Executive Function which includes diverse areas such as problem solving, planning, self-monitoring, task sequencing, prioritization, and cognitive flexibility.

Memory which subsumes facets such as short-term, long-term, verbal and visual, procedural, declarative, and implicit memory. 

Orientation and Attention including freedom from distractibility, focused attention, and divided attention. 

Visual-Spatial Processing which includes perception and integration of visual information in space.

Sensory-Motor Processing

Language including expressive and receptive language, repetition, prosody, and speech rate, and fluency.

Emotions encompassing control of and expression of emotions, detection and understanding of emotions, and frustration tolerance. 

Among psychologists and neuroscientists, there are a number of different classification approaches to cognitive dimensions. But, what can be generally agreed upon is that cognitive functions are not unidimensional. Rather
 they are comprised of many distinct operations comprising a larger network and are expressed differently depending on the particular situation. Cognitive dimensions are constructs, methods of classifying a phenomenon for
 some research purpose, and necessarily represent a simplification of a process. These dimensions often are related to diagnosis, and to the design of diagnostic tests (Lezak, 1995; Kolb and Whishaw, 1990; Bigler, 1988). 

Computer Science Concepts Underlying Cognitive Prosthetics 
Several concepts from office information systems and from human computer interaction have been particularly useful. First and foremost is the relatively old concept of computer technology augmenting cognitive and intellec
tual activities (Englebart 1964). It was then a small step to postulate that computer technology could be useful for cognitive disabilities.

Computer science has had very well developed models of activities applied to individuals, workgroups, and organizations. This has been critical to the evolution of software development methodologies, and to understand why
 systems fail. An activities-oriented model is very well suited to overcoming rather than curing disabilities.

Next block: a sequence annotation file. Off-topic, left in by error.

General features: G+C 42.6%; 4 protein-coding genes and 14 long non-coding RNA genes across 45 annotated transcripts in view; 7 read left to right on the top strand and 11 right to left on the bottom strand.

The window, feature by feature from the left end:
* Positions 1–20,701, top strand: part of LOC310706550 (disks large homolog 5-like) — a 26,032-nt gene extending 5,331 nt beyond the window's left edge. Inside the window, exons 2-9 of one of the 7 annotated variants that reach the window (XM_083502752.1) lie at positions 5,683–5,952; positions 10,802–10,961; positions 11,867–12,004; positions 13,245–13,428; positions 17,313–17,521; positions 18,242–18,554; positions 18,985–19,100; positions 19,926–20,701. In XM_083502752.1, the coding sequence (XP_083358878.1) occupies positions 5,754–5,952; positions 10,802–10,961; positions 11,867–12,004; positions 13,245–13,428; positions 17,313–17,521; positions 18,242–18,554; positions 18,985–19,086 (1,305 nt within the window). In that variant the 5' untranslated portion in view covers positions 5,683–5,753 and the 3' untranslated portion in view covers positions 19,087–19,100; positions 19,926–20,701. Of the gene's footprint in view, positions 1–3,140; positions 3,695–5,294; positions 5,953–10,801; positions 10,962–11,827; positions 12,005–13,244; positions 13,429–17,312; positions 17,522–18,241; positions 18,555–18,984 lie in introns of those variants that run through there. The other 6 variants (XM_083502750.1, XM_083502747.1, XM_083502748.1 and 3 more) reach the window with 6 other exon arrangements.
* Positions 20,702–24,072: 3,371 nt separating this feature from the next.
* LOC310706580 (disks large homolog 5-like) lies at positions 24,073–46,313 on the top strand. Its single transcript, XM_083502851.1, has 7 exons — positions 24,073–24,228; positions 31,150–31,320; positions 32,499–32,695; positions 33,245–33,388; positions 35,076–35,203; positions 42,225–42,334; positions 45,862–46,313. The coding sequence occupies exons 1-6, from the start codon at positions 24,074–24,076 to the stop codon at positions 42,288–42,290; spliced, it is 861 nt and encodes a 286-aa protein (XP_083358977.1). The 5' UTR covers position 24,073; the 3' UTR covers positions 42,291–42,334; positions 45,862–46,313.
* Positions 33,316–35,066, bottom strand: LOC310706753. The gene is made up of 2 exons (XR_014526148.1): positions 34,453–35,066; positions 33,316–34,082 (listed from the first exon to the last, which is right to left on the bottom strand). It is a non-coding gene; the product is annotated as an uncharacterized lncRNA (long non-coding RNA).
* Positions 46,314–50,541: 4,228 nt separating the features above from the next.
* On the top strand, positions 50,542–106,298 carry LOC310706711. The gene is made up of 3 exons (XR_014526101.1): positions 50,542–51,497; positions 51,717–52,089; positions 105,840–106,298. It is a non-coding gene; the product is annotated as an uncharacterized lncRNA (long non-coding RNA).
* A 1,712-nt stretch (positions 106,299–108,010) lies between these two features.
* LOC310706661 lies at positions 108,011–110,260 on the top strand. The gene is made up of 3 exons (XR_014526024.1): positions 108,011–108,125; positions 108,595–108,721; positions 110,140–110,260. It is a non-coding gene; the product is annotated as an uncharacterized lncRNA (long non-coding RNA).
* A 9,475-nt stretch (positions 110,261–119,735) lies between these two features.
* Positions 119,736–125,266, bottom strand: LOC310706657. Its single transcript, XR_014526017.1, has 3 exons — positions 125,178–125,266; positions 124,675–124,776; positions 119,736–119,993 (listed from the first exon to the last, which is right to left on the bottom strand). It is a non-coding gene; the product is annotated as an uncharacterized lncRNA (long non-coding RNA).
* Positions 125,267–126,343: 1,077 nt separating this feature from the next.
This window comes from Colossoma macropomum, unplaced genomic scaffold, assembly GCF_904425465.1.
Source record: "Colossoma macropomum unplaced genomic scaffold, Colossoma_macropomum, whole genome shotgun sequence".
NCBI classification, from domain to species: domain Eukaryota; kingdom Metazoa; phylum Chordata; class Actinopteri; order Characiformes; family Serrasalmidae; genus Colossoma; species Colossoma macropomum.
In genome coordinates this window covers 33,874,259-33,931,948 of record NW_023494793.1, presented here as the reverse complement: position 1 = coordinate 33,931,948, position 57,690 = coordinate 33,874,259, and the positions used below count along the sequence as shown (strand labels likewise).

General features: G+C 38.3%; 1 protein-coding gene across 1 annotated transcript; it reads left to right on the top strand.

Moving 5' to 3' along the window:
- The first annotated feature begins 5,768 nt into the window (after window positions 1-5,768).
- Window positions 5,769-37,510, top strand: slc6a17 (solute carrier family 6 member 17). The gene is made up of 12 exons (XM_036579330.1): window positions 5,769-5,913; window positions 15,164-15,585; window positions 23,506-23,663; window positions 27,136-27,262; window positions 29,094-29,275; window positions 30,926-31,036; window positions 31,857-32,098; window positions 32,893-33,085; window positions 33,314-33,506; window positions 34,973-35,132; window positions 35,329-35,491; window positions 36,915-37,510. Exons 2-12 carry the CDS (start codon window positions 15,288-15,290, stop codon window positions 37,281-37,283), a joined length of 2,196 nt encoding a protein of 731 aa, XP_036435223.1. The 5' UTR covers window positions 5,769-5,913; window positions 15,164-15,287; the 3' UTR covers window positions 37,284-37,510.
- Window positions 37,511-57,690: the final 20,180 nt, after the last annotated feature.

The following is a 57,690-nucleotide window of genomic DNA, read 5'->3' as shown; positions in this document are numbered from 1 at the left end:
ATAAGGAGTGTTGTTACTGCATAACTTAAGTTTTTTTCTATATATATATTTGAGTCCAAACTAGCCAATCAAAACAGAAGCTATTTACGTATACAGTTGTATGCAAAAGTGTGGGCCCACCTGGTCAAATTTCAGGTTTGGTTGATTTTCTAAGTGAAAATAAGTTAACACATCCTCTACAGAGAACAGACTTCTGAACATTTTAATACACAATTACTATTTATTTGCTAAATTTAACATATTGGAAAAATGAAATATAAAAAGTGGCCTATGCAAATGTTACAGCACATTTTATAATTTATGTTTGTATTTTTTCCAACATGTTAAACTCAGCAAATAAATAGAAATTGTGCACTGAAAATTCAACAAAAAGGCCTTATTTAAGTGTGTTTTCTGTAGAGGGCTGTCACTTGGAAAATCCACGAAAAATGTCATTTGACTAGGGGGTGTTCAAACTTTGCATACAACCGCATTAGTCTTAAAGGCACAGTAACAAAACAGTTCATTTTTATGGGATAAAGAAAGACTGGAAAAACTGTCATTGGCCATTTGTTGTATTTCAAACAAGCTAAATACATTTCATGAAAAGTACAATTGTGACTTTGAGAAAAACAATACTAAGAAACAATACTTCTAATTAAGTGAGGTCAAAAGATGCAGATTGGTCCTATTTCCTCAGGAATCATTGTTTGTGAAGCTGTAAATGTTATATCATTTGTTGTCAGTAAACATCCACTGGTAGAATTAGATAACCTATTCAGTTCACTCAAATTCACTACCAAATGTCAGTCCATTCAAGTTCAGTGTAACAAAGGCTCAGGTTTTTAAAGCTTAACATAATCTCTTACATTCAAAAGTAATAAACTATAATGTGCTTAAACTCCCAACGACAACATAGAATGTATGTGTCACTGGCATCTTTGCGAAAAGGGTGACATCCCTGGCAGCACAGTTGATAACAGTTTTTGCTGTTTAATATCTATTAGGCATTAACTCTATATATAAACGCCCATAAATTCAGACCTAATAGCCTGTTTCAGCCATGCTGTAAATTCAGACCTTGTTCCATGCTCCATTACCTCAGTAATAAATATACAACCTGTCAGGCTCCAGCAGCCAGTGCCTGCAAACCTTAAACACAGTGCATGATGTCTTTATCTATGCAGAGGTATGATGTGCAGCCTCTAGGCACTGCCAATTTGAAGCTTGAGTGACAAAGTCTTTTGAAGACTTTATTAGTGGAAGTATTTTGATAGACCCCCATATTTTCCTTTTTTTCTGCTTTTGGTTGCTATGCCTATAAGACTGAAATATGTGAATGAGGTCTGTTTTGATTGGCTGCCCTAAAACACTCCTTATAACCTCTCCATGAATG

Office information systems, including decision support, has distinguished among activities that are well structured, semi-structured, and relatively unstructured. These distinctions have turned out to be very important as
 we have gained more insight into the abilities which remain even with people who have profound deficits. This helps prevent situations where there is an impulse to address disabilities providing more structure and suppor
t than the individual actually requires. 

Usability becomes a fundamental concept and requirement. In the mind of the general public "user friendliness" is an attribute of a device. As specialists, we understand that usability describes a relationship among user 
characteristics, task characteristics, and device characteristics. There are multiple and conflicting performance criteria. What is "user friendly" to an individual with cognitive disabilities (and to the larger populatio
n) in one circumstance can be user hostile to the same individual in other circumstances. 

Finally, implementation details are critically important. Many of these details are at a considerably finer level of granularity than most therapists encounter in their personal and professional lives.

5. Research Approach and Design

The broad objective of our work has been to help disabled individuals achieve greater self-sufficiency. The research design has been a complex one. Since each individual's combination of cognitive abilities and deficits i
s virtually unique, single-subject case studies have been a major tradition in brain injury rehabilitation (Barlow and Hersen, 1984). That approach was adopted. 

Control was achieved by using each subject as its own control. A subject selection criterion required that subjects be beyond the time period in which spontaneous recovery can be medically expected. For TBI this period is
 18 months, and for stroke 9-12 months. After that time, rehabilitation could produce increases in the individual's level of function, but the rate of increase was slow. Eventually, the rehabilitation progress plateaued. 
Individuals used as research subjects have had cognitive rehabilitation, and have plateaued for those rehab goals which were the object of the study. 

Increases in functioning following the commencement of our treatment are attributed to our treatment. Subjects have plateaued for the rehabilitation goals addressed. Baseline data shows that the individual is not able to 
perform a target activity self-sufficiently prior to the intervention. The activity is always described in functional terms; often the activity is also described in terms of the cognitive dimension(s) which the individual
 is not able to perform. Prosthetic software is designed to bridge the functional deficits. Considerable usability testing is involved in preparing prosthetic software for the patient. Then the system is installed in the